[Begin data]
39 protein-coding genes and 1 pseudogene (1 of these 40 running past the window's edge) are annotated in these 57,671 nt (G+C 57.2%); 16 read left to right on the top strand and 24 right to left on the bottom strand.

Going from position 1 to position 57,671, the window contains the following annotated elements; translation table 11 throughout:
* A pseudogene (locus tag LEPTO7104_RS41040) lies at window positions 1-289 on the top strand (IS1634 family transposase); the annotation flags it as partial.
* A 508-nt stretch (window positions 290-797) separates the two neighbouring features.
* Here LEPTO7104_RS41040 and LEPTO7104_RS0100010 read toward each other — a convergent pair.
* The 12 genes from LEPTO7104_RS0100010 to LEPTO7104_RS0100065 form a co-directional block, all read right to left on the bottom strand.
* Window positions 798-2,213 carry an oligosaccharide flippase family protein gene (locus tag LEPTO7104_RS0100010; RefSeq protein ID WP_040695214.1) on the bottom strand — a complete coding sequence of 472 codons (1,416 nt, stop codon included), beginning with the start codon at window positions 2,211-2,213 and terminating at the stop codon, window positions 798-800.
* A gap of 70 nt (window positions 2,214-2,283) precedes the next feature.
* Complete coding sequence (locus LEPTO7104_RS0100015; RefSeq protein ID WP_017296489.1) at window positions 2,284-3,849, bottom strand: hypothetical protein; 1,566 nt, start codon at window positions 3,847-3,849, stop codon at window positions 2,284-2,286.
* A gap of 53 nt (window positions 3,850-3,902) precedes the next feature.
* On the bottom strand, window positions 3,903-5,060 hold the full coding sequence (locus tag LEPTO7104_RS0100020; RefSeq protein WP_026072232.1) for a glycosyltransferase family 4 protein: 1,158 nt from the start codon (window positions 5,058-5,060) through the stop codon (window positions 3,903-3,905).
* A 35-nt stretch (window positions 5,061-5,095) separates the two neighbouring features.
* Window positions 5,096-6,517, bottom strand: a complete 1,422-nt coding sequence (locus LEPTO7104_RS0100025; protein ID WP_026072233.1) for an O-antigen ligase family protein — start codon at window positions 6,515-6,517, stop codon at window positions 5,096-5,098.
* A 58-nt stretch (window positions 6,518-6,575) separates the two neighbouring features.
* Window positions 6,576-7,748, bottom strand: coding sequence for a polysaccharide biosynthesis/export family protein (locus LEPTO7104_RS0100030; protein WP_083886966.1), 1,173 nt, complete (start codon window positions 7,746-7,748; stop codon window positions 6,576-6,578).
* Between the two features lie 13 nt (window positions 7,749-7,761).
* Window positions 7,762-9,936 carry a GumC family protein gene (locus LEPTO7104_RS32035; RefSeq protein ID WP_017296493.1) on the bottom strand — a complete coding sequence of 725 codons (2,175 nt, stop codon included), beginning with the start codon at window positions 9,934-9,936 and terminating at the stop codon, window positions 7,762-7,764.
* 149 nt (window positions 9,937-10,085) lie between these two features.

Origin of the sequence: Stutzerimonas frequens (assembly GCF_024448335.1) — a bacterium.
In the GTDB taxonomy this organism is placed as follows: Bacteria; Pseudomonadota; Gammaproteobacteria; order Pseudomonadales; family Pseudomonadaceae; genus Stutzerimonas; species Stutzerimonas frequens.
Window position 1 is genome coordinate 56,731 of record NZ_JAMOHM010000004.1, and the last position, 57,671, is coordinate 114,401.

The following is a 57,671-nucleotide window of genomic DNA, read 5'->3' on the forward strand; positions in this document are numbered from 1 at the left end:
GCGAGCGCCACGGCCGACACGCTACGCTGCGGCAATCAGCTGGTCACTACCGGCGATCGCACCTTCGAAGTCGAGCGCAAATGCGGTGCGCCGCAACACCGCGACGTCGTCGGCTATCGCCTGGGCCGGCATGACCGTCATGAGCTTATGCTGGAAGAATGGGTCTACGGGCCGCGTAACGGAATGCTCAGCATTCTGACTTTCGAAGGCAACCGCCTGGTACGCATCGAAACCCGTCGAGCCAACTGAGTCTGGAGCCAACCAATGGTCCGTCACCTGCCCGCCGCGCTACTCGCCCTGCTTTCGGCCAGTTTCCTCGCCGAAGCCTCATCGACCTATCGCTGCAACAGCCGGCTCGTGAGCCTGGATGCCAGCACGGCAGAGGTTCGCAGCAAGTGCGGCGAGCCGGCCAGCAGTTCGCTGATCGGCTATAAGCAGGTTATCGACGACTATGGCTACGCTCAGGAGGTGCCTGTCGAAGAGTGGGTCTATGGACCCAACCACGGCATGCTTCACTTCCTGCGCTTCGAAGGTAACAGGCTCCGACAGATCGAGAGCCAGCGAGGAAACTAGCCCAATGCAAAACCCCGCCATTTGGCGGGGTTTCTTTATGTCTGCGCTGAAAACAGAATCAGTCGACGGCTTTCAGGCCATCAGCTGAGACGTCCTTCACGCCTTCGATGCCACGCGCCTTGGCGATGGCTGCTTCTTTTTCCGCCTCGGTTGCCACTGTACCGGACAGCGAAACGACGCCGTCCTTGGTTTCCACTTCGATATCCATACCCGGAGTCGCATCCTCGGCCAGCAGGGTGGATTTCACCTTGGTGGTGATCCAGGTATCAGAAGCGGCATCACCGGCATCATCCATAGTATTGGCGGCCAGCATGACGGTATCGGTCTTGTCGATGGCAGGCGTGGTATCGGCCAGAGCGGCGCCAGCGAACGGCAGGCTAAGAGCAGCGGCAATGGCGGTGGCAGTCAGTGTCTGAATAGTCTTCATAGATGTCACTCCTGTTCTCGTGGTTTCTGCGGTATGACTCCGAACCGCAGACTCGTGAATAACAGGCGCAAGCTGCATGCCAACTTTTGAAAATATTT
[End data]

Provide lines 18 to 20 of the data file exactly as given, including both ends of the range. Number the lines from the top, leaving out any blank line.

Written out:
* 149 nt (window positions 9,937-10,085) lie between these two features.

Origin of the sequence: Stutzerimonas frequens (assembly GCF_024448335.1) — a bacterium.
In the GTDB taxonomy this organism is placed as follows: Bacteria; Pseudomonadota; Gammaproteobacteria; order Pseudomonadales; family Pseudomonadaceae; genus Stutzerimonas; species Stutzerimonas frequens.